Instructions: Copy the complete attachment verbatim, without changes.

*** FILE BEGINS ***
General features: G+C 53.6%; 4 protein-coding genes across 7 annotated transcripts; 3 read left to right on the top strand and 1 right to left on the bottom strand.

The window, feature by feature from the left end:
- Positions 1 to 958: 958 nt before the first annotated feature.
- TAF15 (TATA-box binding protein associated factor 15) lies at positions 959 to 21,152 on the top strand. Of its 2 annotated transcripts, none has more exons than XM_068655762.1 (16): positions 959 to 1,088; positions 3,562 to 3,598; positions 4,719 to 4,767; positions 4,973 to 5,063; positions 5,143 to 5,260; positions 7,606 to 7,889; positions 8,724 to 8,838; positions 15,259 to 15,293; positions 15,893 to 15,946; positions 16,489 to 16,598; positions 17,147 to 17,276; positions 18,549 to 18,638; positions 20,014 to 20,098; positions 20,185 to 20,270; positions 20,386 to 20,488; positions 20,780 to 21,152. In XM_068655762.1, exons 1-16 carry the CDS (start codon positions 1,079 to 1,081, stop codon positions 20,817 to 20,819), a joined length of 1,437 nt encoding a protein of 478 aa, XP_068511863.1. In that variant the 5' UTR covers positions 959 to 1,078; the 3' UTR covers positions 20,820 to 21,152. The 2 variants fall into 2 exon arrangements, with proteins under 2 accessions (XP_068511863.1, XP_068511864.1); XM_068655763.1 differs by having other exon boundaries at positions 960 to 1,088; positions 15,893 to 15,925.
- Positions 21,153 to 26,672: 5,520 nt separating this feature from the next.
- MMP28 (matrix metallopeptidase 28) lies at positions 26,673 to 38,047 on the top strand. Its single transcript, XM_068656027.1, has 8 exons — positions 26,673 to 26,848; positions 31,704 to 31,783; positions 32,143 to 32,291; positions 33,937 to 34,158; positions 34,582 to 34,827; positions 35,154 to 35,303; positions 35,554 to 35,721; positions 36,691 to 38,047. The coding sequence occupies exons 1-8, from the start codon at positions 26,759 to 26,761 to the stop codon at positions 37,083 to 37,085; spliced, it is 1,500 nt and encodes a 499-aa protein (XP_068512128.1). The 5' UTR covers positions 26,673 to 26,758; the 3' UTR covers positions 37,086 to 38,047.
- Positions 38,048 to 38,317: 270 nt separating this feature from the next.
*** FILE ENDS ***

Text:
General features: G+C 53.6%; 4 protein-coding genes across 7 annotated transcripts; 3 read left to right on the top strand and 1 right to left on the bottom strand.

The window, feature by feature from the left end:
- Positions 1 to 958: 958 nt before the first annotated feature.
- TAF15 (TATA-box binding protein associated factor 15) lies at positions 959 to 21,152 on the top strand. Of its 2 annotated transcripts, none has more exons than XM_068655762.1 (16): positions 959 to 1,088; positions 3,562 to 3,598; positions 4,719 to 4,767; positions 4,973 to 5,063; positions 5,143 to 5,260; positions 7,606 to 7,889; positions 8,724 to 8,838; positions 15,259 to 15,293; positions 15,893 to 15,946; positions 16,489 to 16,598; positions 17,147 to 17,276; positions 18,549 to 18,638; positions 20,014 to 20,098; positions 20,185 to 20,270; positions 20,386 to 20,488; positions 20,780 to 21,152. In XM_068655762.1, exons 1-16 carry the CDS (start codon positions 1,079 to 1,081, stop codon positions 20,817 to 20,819), a joined length of 1,437 nt encoding a protein of 478 aa, XP_068511863.1. In that variant the 5' UTR covers positions 959 to 1,078; the 3' UTR covers positions 20,820 to 21,152. The 2 variants fall into 2 exon arrangements, with proteins under 2 accessions (XP_068511863.1, XP_068511864.1); XM_068655763.1 differs by having other exon boundaries at positions 960 to 1,088; positions 15,893 to 15,925.
- Positions 21,153 to 26,672: 5,520 nt separating this feature from the next.
- MMP28 (matrix metallopeptidase 28) lies at positions 26,673 to 38,047 on the top strand. Its single transcript, XM_068656027.1, has 8 exons — positions 26,673 to 26,848; positions 31,704 to 31,783; positions 32,143 to 32,291; positions 33,937 to 34,158; positions 34,582 to 34,827; positions 35,154 to 35,303; positions 35,554 to 35,721; positions 36,691 to 38,047. The coding sequence occupies exons 1-8, from the start codon at positions 26,759 to 26,761 to the stop codon at positions 37,083 to 37,085; spliced, it is 1,500 nt and encodes a 499-aa protein (XP_068512128.1). The 5' UTR covers positions 26,673 to 26,758; the 3' UTR covers positions 37,086 to 38,047.
- Positions 38,048 to 38,317: 270 nt separating this feature from the next.